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    I recently obtained a Parker, Field tipstaff at auction. I'll try to add pictures. It's (I think) silver-plated brass bearing the badge of Newcastle. The silver is almost completely worn, as is the gilding of the crown. The ivory (?) hand grip has a hair-line crack running its entire length. The tipstaff is engraved to T. WILSON, and the makers name and address is roll-marked in small print. I don't collect tipstaves, as such, but picked it up as "trading stock" for things that I'm interested in, namely, items of the Metropolitan Police. 

   If anyone has any information or opinions that they would like to share, I'd be a grateful student. Also, if anyone has something from the Met, of comparable value, please keep in in mind. 

   There is a Newcastle tipstaff in Mevyn's book that somewhat resembles mine. Thanks, Mike McLellan





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Sorry for the delay  -  I forgot all about  it.....

The same pattern of Tipstaff - but with 17 ebony hand rings was used for showing authority by the Tipstaff.   For extra cost there was a version with ivory rings  -  this was intended for senior officers and magistrates.  They are quite rare and you should keep it in your collection.    The three sets of castles are the arms for   Newcastle on Tyne and this tipstaff would have been the Chief Constable or, his Deputy.  Mervyn

Edited by Mervyn Mitton
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     Thank you Mervyn. As stated earlier, I picked this up with the hopes of trading it off for Met related items. Of course, living where I do, opportunities to swap insignia is pretty much nonexistent. I allowed my PICA-GB membership to lapse back in the early 1990s when my collecting interests began to get stale, but I'm considering requesting re-admission (if they'll have me!). Thanks for the information.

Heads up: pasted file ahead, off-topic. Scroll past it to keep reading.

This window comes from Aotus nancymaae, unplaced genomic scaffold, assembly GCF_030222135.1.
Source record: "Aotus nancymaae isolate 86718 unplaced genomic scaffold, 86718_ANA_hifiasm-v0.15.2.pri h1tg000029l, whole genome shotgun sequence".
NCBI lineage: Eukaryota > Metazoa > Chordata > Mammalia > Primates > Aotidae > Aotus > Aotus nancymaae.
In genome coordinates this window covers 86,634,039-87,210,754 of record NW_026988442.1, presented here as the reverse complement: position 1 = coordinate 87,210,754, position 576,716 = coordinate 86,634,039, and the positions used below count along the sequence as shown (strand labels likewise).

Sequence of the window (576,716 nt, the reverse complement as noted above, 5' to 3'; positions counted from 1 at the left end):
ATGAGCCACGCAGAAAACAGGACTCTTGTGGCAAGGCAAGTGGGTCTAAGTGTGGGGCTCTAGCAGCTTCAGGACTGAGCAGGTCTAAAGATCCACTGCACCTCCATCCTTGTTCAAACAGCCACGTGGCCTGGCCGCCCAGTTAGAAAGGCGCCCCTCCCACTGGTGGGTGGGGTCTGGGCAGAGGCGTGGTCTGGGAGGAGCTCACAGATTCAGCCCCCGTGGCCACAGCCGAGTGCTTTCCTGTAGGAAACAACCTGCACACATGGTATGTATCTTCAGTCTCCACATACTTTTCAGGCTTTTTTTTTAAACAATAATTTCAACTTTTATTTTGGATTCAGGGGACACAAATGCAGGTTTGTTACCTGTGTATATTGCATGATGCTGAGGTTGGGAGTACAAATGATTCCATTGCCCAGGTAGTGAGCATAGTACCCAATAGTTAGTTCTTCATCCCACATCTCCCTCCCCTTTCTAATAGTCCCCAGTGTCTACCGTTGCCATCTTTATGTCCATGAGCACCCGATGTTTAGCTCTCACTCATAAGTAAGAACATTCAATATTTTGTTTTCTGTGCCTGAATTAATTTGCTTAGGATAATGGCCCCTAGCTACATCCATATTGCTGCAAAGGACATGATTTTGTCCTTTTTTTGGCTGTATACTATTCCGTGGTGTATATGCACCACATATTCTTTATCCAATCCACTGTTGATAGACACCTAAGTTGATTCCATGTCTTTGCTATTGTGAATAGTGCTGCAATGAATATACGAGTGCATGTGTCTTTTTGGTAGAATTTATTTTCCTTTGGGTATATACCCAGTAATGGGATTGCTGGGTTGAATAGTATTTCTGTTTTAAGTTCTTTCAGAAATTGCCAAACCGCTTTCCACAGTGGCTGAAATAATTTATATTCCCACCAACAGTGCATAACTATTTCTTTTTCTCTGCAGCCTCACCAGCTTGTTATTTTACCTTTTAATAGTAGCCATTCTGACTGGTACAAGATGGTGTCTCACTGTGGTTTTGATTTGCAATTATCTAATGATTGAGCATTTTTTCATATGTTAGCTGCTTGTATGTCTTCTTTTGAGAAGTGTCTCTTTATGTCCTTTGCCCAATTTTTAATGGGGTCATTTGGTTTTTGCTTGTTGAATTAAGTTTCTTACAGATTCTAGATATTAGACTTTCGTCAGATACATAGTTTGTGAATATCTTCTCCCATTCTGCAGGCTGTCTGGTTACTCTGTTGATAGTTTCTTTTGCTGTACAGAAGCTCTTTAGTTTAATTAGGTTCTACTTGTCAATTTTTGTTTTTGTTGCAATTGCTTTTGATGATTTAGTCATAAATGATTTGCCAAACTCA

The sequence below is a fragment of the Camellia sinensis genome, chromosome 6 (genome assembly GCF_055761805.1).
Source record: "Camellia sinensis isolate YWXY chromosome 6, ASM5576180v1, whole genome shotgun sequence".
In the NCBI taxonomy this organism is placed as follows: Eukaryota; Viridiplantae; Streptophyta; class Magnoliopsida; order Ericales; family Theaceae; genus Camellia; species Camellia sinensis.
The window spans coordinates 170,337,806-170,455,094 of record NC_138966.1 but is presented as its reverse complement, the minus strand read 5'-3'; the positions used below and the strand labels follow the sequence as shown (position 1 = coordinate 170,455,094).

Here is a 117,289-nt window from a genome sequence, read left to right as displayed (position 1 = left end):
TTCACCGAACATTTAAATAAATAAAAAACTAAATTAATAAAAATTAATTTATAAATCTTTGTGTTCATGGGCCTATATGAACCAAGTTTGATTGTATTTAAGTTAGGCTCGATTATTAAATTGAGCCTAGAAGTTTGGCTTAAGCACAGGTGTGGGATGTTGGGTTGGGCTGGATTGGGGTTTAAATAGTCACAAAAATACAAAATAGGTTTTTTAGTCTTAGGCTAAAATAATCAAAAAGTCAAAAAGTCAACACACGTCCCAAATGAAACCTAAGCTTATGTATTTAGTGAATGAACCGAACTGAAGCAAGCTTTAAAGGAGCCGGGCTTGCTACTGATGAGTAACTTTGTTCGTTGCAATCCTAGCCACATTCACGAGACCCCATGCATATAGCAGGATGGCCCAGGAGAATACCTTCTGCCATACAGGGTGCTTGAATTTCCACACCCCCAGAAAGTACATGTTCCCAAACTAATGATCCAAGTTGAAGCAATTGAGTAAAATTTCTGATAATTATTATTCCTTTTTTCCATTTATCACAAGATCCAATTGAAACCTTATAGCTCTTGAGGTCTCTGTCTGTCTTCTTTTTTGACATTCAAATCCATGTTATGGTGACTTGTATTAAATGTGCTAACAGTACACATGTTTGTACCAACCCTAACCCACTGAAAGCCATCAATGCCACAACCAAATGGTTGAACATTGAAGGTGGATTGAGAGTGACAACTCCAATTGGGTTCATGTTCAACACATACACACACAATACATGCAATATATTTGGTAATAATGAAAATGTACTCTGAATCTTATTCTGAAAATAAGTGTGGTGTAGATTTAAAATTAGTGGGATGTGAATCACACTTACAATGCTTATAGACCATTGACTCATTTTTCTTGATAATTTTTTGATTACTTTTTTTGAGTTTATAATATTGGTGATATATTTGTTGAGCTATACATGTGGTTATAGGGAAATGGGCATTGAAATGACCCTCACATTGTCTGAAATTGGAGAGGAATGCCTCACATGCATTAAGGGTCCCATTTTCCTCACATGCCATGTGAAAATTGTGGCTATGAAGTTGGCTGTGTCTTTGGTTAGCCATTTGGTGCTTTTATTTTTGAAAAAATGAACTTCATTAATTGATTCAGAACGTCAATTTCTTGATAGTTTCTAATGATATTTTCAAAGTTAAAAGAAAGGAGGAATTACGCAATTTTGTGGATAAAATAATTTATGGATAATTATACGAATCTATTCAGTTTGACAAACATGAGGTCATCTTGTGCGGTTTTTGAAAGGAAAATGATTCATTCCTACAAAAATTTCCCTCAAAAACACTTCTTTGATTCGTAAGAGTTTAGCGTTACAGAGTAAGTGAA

By the way Mervyn, thank you, as well, for the years of inspiration you have given me through your beautiful and informative book. When I bought it, you were kind enough to autograph it for me. Seems like a long time ago, doesn't it?


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Dear Mike  -  back in 1987 I see that I could still write.  Muscular Dystrophy has changed that into a chicken scratch.    I am pleased that the book has given you help and information  -  after all it is the reason an author writes.

Do rejoin Pica   -  I have been a member for some 40 years.   Unfortunately the membership is getting old  - ex Ch. Supt. Wilkinson - the Chairman is retiring shortly.

With your tipstaff named to Wilson, Northumbria Police must have records available.

Best wishes   Mervyn 

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     Well, as much of an update as I've been able to uncover, which isn't very much.  Professor Google was able to provide a hint here and a hint there, but placing an artifact in the hands of an actual person is very difficult indeed. Presuming that this tipstaff was used between 1842 and 1877, based on the maker's mark, and searching for a T WILSON who was active in political circles around that time, produced only two possibilities. One was a Thomas Wilson who was a leader of sorts within the clergy. As he was active mainly in and about London, I ruled him out as a likely candidate. The only other possibility that the internet was willing to offer up was another Thomas Wilson. This one seemed promising, but with some serious reservations.